Notwithstanding a two-day extension, COP27 made zero progress on mitigation. The expectation was that large industrialized countries that historically created the climate crisis in the first place should have put forward concrete commitments to reduce their carbon emissions and ensure that global temperature rise does not breach the 1.5 degrees C benchmark. There is a recent consensus among climate scientists that if average global temperature were to rise above this threshold, some key ecosystems will tip over into new states, which will be largely irreversible and catastrophic for the planet. Recognising this, the IPCC, in its various assessment reports (ARs), had emphasized that developed countries should cut their greenhouse gas (GHG) emissions by 80-90% from 1990 levels and that global emissions should peak by 2025, fall by 43% below their 2019 levels by 2030 and 84% by 2050, which if not achieved would result in a global warming of 3.2 degrees C by 2100—an unlivable world.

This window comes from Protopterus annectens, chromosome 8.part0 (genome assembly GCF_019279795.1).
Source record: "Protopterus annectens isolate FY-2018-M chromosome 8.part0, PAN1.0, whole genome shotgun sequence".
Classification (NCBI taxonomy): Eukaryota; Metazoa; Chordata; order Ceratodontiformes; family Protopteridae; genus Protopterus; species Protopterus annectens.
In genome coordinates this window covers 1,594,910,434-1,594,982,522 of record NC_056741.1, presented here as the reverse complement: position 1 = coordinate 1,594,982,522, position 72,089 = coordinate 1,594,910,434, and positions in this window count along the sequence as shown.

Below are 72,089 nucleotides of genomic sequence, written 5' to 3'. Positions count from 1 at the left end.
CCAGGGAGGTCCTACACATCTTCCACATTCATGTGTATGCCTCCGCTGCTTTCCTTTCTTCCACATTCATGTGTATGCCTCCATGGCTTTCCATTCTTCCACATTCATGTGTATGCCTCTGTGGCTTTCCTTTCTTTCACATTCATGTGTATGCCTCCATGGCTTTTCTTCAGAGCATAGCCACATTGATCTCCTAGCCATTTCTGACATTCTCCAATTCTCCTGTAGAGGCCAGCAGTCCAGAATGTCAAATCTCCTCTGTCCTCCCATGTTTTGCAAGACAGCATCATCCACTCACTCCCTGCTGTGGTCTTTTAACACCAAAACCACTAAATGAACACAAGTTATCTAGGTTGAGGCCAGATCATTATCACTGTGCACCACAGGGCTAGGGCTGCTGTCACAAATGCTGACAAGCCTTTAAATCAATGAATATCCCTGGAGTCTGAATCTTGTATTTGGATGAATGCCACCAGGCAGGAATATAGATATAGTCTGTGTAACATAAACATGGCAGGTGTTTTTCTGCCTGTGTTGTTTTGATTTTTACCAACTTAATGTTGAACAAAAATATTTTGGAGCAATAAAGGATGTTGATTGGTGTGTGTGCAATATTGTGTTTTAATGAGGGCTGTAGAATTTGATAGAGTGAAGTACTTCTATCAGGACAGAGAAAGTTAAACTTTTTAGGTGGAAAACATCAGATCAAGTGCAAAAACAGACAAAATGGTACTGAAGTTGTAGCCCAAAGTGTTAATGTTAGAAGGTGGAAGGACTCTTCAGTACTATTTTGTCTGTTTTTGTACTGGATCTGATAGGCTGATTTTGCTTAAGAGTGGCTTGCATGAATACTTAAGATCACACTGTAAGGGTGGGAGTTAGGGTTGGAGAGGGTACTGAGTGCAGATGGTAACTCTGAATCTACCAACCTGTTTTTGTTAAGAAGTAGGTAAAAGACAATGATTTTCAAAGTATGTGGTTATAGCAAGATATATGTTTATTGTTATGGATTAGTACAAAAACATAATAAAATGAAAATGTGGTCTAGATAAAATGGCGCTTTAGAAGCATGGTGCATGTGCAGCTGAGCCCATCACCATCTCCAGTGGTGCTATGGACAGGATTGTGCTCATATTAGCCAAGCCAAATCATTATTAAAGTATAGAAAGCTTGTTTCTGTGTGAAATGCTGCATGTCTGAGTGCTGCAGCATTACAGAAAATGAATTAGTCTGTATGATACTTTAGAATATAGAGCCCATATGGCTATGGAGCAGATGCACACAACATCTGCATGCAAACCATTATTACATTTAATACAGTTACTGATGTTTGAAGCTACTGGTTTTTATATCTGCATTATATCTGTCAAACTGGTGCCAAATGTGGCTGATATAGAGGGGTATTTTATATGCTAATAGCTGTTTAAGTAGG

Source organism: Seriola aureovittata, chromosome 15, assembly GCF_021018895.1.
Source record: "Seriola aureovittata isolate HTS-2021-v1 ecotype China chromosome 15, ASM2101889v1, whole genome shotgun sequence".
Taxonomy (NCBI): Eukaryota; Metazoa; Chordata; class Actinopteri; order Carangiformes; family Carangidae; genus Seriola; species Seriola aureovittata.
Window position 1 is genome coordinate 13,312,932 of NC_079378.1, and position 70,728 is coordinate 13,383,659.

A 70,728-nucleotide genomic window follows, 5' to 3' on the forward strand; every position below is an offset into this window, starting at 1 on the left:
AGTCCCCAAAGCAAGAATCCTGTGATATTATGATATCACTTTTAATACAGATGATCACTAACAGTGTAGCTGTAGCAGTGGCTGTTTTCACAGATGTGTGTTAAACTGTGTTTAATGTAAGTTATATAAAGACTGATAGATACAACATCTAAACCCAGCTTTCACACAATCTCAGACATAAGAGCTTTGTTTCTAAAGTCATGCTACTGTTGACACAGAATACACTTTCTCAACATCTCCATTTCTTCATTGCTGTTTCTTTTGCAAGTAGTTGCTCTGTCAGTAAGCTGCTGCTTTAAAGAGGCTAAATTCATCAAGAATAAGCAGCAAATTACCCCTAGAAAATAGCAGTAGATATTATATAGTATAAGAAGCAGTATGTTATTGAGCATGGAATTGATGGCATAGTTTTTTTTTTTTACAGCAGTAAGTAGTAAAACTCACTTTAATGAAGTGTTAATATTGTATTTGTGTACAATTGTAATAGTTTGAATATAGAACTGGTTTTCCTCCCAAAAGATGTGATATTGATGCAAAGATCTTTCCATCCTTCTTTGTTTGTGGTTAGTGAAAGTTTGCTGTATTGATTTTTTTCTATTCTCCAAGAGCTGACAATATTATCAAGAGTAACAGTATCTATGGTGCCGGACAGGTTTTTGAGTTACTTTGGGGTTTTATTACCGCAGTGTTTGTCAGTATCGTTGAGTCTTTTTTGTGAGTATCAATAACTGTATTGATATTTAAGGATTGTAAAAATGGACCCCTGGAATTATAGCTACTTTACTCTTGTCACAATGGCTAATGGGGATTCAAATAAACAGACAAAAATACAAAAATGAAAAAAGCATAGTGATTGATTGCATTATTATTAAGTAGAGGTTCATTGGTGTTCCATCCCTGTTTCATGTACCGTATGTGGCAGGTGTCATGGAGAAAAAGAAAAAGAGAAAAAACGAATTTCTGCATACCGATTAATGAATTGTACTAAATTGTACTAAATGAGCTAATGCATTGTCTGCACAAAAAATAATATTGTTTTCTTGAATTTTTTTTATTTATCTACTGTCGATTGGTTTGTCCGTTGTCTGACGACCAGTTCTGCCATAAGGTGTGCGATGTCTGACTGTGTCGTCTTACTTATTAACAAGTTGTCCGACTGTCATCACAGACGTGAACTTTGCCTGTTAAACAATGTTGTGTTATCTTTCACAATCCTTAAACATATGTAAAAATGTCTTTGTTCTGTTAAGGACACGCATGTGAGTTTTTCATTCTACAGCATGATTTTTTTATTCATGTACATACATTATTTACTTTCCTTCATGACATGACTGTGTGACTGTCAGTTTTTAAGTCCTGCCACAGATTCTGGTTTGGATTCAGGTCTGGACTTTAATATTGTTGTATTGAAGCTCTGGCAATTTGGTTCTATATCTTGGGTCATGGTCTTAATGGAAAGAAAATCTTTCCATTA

While developed countries continue to attack countries such as India and China for their continued reliance on fossil fuels, the irony is that many European countries such as the United Kingdom, France, Germany, Finland and Norway are seeing a revival of coal-fired power plants, being justified by the energy crisis emanating from the Russian invasion of Ukraine. On a broader scale, it is deeply worrisome that military expenditure globally has been rising consistently in the past seven years. It reached an all time high of US$2.1 trillion in 2021 led by the US military spending of US$801 billion or 3.2% of its GDP.[ii] This travesty not only results in a massive rise in GHG emissions but also diverts trillions of much needed money from spending on climate just measures. It is estimated that if current trends continue in terms of global emissions, the remaining carbon budget[iii] to keep global warming below 1.5 degrees C will be exhausted by 2031.